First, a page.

> It may be good to have a way to overrule the "base" team in big or
> important decisions. For example with a full community vote. If we have
> something in place for that, as a safety net against a broken "base"
> team, do we need to force rotation at any cost?

Forced rotation exists for the above reasons.
It has a lot of advantages, and very few disadvantages, so I'd like to 
keep it.
If base goes fully rogue, the project effectively must be forked 
(whether or not there's a documented way to override them), since the 
power to be effective guardians of the project is quite dangerous.
However, this is why there are three members - in order for base to go 
fully rogue, one must establish a quorum, and then try to remove 
elections without a fork happening.

>> 2. Teams
>> All teams are subteams of Base, and handle a subset of the project's
>> needs. Base trusts the teams to handle day to day tasks related to
>> their field, and teams trust Base to lead the project in the correct
>> direction. Teams (including Base) may have policies, with the
>> top-most policy being the official one for the subtree.
>> If a specific team wishes to have a conflicting policy, they talk it
>> out with the team whose policy it would conflict with.
> 
> Will probably be good to have some sort of coordination between the
> teams so they don't end up living in their on universes.

Admins essentially represent a given team.
Teams may obviously communicate between each other, but admins are 
intended to regularly communicate even without it necessarily being needed.
In the full document, you may also see that an existing expectation for 
admins is to participate in any meetings that go on.

>> 3. Admins & Voting
>> Admins of a team represent that team within the greater project.
>> A team must always have at least one admin, and at most 3.
>> Voting may either happen between admins (requirement: 2/3 majority)
>> or through Base.
>> Base may decide on an outcome outright, hold a popular vote, or
>> refuse to handle the matter.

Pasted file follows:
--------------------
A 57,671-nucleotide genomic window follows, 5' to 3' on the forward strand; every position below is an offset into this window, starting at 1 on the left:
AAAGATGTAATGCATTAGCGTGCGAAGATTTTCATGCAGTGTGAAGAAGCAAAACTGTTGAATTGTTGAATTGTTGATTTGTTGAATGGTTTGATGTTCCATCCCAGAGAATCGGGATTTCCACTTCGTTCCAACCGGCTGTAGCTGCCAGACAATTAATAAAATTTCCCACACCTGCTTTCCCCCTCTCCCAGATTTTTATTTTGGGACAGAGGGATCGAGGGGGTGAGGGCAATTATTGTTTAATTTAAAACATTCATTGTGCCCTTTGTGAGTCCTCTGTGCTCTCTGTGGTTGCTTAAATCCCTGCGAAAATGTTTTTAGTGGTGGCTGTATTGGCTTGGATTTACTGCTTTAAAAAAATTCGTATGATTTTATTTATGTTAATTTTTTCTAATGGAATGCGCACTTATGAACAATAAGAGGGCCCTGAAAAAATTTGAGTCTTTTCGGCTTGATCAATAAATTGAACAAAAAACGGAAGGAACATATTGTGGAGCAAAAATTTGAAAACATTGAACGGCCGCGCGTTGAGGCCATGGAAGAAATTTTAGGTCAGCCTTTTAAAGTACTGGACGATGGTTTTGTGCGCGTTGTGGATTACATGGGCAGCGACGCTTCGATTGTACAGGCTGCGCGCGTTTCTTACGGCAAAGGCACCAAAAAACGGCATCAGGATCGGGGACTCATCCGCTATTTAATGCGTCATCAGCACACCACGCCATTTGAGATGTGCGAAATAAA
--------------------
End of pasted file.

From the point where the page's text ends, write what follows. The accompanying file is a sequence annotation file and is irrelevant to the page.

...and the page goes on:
>> Base elections *must* be done through popular vote.
> 
> Here is where I am a bit skeptic. I think it may work initially, but I
> don't think it scales if we get many teams.

I don't expect votes to happen all that often after bootstrapping.
Votes are required for bigger things, such as changing project-wide 
policies.

>> 4. Adding/Updating Policies
>> Every team may add and change their policies whenever they wish.
> 
> Does this include adding and removing team members?

This definitely includes adding members.
It's expected that removing members be done with greater prejudice.
Adding admins calls for a vote (as per above).
The idea is that teams self-govern to a large extent, and that does 
include various members.
This is why admin positions are taken a lot more seriously.
Also see below.

>> FAQ (so far):
>> 	Q: Why are there no separate tech and community committees?
>> A: As per the "Prevent and respond to abuses of power without
>> disrupting the project" guiding principle, having multiple entities
>> with absolute power is undesirable.
> 
> I would like to have a split of authority of technical and community
> issues, so even if we don't include this in the initial "bootstrap"
> proposal, I think we should work having it separated.
> 
> That way the power gets divided between two groups instead of one group
> sitting with all the power. We will also have people with different
> skills in the different groups.

The concerns I have are as follows:
1. having multiple entities with effectively "ultimate power" (needed to 
be effective guardians) dilutes both
2. if the community committee is to exist, it should be controlled the